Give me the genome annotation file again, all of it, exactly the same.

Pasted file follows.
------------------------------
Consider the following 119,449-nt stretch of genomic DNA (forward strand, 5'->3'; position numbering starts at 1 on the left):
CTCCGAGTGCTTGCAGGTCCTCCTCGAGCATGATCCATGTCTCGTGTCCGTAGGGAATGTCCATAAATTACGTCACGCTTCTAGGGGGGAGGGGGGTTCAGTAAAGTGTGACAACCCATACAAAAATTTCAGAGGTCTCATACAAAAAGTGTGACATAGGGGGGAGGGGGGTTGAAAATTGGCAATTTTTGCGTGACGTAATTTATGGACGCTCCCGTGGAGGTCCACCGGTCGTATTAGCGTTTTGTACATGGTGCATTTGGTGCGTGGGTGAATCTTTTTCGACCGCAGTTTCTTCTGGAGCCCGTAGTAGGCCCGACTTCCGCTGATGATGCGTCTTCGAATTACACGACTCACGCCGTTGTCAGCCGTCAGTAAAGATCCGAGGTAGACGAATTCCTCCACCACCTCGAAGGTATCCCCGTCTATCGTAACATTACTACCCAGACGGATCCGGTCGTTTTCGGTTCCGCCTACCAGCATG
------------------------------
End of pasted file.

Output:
Consider the following 119,449-nt stretch of genomic DNA (forward strand, 5'->3'; position numbering starts at 1 on the left):
CTCCGAGTGCTTGCAGGTCCTCCTCGAGCATGATCCATGTCTCGTGTCCGTAGGGAATGTCCATAAATTACGTCACGCTTCTAGGGGGGAGGGGGGTTCAGTAAAGTGTGACAACCCATACAAAAATTTCAGAGGTCTCATACAAAAAGTGTGACATAGGGGGGAGGGGGGTTGAAAATTGGCAATTTTTGCGTGACGTAATTTATGGACGCTCCCGTGGAGGTCCACCGGTCGTATTAGCGTTTTGTACATGGTGCATTTGGTGCGTGGGTGAATCTTTTTCGACCGCAGTTTCTTCTGGAGCCCGTAGTAGGCCCGACTTCCGCTGATGATGCGTCTTCGAATTACACGACTCACGCCGTTGTCAGCCGTCAGTAAAGATCCGAGGTAGACGAATTCCTCCACCACCTCGAAGGTATCCCCGTCTATCGTAACATTACTACCCAGACGGATCCGGTCGTTTTCGGTTCCGCCTACCAGCATG